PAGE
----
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Ralph Nader > Special Features > Ralph Nader Letter to Warren Buffett

Mr. Warren Buffett

Chief Executive Officer

Berkshire Hathaway Inc.
1440 Kiewit Plaza
Omaha, NE 68131

Dear Mr. Buffett:

From reports in the media, I have learned that you are keenly interested in investing up to $15 billion in this country’s troubled electric utility sector and that, as a prerequisite to this investment, you and your surrogates advocate quite forcefully that Congress repeal the Public Utility Holding Company Act (PUHCA).

As someone named by Fortune magazine recently as “the most powerful businessperson in America” as well as the second-richest person in the world, your opinion in these matters carries great weight. At the same time, as the “Oracle of Omaha,” you are uniquely situated to be an agent for sorely needed, positive change in the culture and governance of American corporations. I note that you have taken progressive positions on such issues as expensing stock options and opposing dividend tax cuts for the rich.

That’s why I am writing to ask that you seriously ponder the negative consequences to utility ratepayers, investors and the U.S. economy from repealing PUHCA and that you reconsider your position. As a cornerstone of protection for both electricity consumers and utility investors, PUHCA has brought stability to an industry for more than six decades and has helped bring a better life to millions by establishing conditions that foster reliable, universally available and affordable electricity service.

Proponents of repealing this law argue that it will promote competition in the electricity sector and unleash billions of dollars in private investments needed to upgrade the electricity grid in the wake of the recent blackout. Never mind that prior to deregulation, utilities had both the financial incentive and the responsibility to maintain the grid. It is the advent of wholesale deregulation that has orphaned the transmission system and increased traffic and stress on the grid to accommodate power marketers who desire to sell electricity over longer distances to the highest bidders.

While the repeal of PUHCA might initially make the electricity sector more attractive to investors such as yourself, it surely will result in the use of utility revenues to finance other businesses, ensuring the flow of capital away from the sector. California public utility commissioner Carl Wood, in a Sept. 14 article in the Los Angeles Times, said repeal would make it easier for companies to siphon off utility revenues to subsidize other businesses. “Once you get these far-flung multistate mergers, then the ability to oversee these things effectively slips away from state regulators,” Wood told the Times.

Competition is a canard, and industry insiders know it. In a Sept. 10 article in Restructuring Today newsletter, MidAmerican Energy CEO David Sokol not only admitted that there will be “a fair bit of consolidation” in the electric utility industry once PUHCA is repealed, but argued that this is a good thing. I assume Mr. Sokol, who is vigorously lobbying Congress in favor of repeal, speaks with your blessing, since Berkshire Hathaway Inc. owns about 90 percent of this Iowa utility.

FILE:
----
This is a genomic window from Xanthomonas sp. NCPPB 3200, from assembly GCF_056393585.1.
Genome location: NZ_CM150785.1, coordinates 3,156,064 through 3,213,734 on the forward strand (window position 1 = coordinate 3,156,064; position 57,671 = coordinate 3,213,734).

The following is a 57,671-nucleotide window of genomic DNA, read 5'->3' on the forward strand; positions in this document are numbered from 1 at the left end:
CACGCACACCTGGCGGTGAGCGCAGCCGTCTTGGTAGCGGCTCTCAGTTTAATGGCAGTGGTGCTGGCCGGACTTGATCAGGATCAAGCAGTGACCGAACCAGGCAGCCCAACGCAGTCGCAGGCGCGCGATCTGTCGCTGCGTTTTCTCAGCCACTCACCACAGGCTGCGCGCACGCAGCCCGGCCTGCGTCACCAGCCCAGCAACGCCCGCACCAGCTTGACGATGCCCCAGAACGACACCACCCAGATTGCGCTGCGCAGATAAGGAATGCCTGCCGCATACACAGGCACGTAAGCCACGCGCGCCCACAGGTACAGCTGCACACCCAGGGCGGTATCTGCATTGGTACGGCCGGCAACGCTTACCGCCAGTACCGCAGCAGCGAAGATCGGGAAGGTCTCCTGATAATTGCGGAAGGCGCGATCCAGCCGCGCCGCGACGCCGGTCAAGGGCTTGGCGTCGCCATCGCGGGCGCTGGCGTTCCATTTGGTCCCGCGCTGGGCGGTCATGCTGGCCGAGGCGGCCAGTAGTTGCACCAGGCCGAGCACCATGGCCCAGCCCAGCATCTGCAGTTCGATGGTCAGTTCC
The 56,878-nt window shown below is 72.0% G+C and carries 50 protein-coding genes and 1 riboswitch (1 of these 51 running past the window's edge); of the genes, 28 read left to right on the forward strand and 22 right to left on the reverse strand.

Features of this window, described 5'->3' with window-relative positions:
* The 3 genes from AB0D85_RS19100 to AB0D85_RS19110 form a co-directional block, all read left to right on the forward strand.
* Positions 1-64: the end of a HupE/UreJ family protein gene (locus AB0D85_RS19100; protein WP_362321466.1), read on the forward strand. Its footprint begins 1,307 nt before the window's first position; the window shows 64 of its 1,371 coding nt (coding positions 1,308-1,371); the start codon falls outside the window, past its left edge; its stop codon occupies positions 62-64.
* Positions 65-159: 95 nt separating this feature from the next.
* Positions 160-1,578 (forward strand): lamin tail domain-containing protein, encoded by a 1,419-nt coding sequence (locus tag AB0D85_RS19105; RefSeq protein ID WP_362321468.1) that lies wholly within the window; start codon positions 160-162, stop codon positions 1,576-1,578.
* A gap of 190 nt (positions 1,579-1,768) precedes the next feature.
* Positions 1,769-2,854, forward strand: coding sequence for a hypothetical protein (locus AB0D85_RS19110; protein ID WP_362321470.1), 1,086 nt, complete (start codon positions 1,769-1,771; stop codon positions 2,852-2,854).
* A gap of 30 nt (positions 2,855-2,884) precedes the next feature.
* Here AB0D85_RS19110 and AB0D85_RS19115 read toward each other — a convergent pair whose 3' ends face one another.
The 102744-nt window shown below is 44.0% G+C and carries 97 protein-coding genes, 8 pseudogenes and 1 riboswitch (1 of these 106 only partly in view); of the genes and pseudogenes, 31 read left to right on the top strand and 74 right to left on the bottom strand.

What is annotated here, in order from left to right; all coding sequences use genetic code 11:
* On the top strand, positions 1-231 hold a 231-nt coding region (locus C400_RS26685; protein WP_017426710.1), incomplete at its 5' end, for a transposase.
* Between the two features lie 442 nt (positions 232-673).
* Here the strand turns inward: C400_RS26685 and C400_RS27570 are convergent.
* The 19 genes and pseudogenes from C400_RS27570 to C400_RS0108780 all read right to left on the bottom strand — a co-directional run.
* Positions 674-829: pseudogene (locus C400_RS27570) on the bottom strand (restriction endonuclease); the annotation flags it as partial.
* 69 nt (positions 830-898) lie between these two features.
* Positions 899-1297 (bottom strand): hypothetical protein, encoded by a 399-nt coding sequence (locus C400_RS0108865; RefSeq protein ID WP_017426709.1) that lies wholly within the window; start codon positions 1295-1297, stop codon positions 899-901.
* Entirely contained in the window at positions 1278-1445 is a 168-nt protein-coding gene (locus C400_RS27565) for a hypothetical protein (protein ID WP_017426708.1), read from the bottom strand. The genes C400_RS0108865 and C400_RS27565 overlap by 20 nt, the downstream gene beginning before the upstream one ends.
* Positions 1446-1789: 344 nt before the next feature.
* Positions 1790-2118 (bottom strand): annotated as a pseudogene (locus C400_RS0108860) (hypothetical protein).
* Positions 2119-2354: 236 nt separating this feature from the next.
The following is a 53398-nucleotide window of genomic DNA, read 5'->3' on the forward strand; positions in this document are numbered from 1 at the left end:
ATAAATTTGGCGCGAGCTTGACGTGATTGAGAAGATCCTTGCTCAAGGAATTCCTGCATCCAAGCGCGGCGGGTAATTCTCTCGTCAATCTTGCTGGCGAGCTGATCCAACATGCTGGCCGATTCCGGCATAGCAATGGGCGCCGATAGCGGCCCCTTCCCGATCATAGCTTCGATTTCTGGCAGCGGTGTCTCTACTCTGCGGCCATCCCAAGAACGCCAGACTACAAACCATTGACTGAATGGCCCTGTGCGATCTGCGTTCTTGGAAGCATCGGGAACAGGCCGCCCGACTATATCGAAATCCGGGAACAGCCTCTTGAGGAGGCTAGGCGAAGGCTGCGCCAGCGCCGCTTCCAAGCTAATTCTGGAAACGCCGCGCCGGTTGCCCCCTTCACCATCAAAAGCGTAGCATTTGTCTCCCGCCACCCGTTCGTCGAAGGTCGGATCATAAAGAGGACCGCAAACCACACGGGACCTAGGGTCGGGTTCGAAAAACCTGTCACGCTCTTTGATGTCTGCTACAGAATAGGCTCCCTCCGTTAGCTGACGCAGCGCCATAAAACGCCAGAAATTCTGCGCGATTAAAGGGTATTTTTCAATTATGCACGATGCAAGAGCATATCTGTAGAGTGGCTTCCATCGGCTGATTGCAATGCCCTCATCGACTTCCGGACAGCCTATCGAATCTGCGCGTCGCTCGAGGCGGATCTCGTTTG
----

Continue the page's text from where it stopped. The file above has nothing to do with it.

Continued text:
Industry insiders believe that if PUHCA is repealed, only about six holding companies will own all electric utilities a decade from now. Indeed, there could be short-term profits to be made by Berkshire Hathaway, ExxonMobil, ChevronTexaco, Bechtel, Halliburton, foreign utilities such as Electricite de France, and other currently regulated utility holding companies like the Southern Company, Entergy and AEP. But at what ultimate cost to Americans? Why should consumers pay increased rates to cover the debt these companies will incur to purchase power plants and transmission systems that have already been bought and paid for with ratepayer revenues? While some grid upgrades are needed, in many cases new infrastructure will simply facilitate the trading of electricity over longer distances to provide increased profits to these trading companies.

In fact, the repeal of PUHCA will do harm to the economy. Given the recent corporate crime wave, there is no reason to believe that executives of energy companies today will behave any more ethically or act more in the interest of their shareholders than they did in the pre-PUHCA era of the 1920s and 1930s. During that period, huge, multilayered utility parent companies used secure utility revenues to engage in risky business ventures around the globe. These highly leveraged companies collapsed after the stock market crash of 1929, wiping out investors while deepening and prolonging the Great Depression. There is an eerie similarity to the sordid story of Enron and other companies that got legislative and regulatory exemptions from PUHCA in the 1990s. Promoters of PUHCA repeal seem to be suggesting that given more rope — and less government oversight — perhaps, this time, energy executives won’t hang themselves. This is blind corporate boosterism at its worst. Given this mile of extra rope, they will not only hang themselves, but others as well.